There are other sources , such as that of the George Lucas Educational Foundation that give examples of what helps and what hinders. Here is a special set of blogs on the topic.

Research and templates inform. We the public need to hold the school systems and communities to the standards so that all children benefit from the uses and skills enabling them to be digital citizens . But parents may not know or understand the uses of technology well.

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Common Sense Education
Common Sense Education provides digital literacy and citizenship programs to school communities to empower students to harness technology for learning and life.They just published a report “The Digital Lives of Minority Youth”. But this report, The Common Sense Census Plugged in Parents of Tweens and Teens 2016 matches nicely with the ISTE report.
Plan of Action?
Print out the template and take it to the next PTA meeting. Share copies of it with parents and have a speaker to access it online. Have a discussion about it and plan action for your school and community.
See if your school has an ISTE member. ISTE has a conference where these types of action and study of the topic is a part of how they serve their members. Hopefully, the school will sponsor a teacher to attend and be a part of ISTE and other technology minded groups. There are also state groups and regional groups that help in outreach.
Is there a low-cost provider who serves your community? If so get some community people working to help them with outreach. Make sure that the provider meets the needs of the community. There are many ways to do this.
 Query the school board and if possible involve people in a presentation about this topic. Use resources that fit your community.

Field Trips, Flights of Fancy, VR and Reality for the Holidays

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There are many new ways to take field trips and many new ways to enrich the learning that takes place in the classroom or at home. There is a world of opportunity at your finger tips.No matter which holidays you celebrate there are resources on line.iuri

hol. In a round table discussion with people who are in charge of learning places, museums and outreach at the Center for Cyberlearning  Conference a remarkable thing happened . We broke down the silos and talked face to face about how to involve students in learning in places that are not school. Transportation and time are issues. Teachers do not often know the offerings of the local museums nor interact with the people who staff workshops and outreach.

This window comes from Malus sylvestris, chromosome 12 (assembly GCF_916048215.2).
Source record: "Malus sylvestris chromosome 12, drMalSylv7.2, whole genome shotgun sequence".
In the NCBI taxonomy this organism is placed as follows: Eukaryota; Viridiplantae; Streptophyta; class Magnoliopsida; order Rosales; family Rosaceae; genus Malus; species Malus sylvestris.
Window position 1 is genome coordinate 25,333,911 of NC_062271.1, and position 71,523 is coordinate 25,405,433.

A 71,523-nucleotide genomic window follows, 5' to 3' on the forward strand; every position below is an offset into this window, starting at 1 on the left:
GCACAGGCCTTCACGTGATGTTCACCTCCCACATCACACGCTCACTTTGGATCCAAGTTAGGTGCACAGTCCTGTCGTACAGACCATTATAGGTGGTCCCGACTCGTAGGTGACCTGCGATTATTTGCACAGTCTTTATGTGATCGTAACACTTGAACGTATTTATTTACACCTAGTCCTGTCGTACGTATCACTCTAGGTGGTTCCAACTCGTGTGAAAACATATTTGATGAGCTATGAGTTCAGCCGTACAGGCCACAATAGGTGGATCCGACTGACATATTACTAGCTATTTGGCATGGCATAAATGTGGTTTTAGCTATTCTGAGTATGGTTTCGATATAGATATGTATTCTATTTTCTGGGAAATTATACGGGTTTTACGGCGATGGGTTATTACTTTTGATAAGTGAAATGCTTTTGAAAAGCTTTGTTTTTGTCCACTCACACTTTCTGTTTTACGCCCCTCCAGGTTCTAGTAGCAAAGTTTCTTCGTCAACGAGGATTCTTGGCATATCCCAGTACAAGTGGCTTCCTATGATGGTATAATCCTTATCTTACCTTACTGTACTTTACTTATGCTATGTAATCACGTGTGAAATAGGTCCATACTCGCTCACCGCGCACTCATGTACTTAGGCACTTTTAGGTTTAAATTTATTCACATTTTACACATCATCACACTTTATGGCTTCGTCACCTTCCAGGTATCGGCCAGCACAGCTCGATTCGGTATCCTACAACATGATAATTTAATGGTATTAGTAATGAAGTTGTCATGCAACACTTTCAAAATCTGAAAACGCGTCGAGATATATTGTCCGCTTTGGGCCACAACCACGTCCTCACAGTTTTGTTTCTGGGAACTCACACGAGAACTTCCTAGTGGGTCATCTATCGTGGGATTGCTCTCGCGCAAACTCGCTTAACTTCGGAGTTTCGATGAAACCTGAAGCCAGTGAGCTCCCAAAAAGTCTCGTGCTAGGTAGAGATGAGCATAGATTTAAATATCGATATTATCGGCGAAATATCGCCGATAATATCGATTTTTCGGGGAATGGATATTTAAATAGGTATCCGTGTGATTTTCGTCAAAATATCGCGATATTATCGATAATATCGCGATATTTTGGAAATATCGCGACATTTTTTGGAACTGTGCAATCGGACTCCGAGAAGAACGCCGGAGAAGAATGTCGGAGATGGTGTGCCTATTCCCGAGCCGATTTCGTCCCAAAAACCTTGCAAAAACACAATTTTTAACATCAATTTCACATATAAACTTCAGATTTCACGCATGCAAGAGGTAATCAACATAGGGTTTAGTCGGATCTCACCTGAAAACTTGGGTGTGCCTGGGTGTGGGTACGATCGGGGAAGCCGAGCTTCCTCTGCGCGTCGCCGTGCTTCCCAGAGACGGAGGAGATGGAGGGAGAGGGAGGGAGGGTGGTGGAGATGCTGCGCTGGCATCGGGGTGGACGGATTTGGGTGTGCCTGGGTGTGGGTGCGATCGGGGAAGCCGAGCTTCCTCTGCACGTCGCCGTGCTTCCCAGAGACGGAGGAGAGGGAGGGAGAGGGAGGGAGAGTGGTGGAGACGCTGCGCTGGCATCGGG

New technologies change what and how people learn. Informed by learning science, cyberlearning is the use of new technology to create effective new learning experiences that were never possible or practical before. The cyberlearning movement advances learning of important content by:

  • Applying scientific insights about how people learn
  • Leveraging emerging technologies
  • Designing transformative learning activities
  • Engaging teachers and other practitioners
  • Measuring deeper learning outcomes
  • Emphasizing continuous improvement

Sadly, lots of people are still mired in the difficulty of getting access, and the tools to use technology. We can’t allow people to stand still in technology as it advances on. We must broaden engagement by involving as many people as possible in the sciences of deeper learning and the technologies of the future. Museums, AI, VR and other tools help us to do this. Watch “What is CyberLearning?” to get an idea of what they are doing at the Center for Cyberlearning. And you can go to their website to learn more or to get engaged in Cyberlearning.

For another perspective on Cyberlearning go here.

We need to be Futuring..

I am writing about the future while many go into the past to teach students what we learned 20 years or more ago. That is why I have picked this topic on field trips to show the differences that technology can make and why we must equalize the opportunities for all.

At an ISTE conference we were introduced to Google Cardboard.

You can use Google Cardboard to take a virtual field trip. Say, to New York during the Holiday Season. MASHABLE shares this possibility with us .

“New York’s annual tradition of rolling out incredibly elaborate holiday-themed store window displays in December is as much a part of the city’s seasonal tourism as the Thanksgiving Day parade or celebrate Winter Holidays. “ Christmas in New York?

3D Panoramic Views

The experience is called Window Wonderland, with most of the displays offering an audio narrative from the window’s creative director. Along with narration, the windows offer 360-degree panoramic images as well as high-resolution galleries that essentially allow you to “walk” past the windows in much the same way as you might if you were actually in New York.

You won’t get to buy a NY hotdog, or a pretzel, or roasted Chestnuts, or feel the cold wind on your face.

SANTA?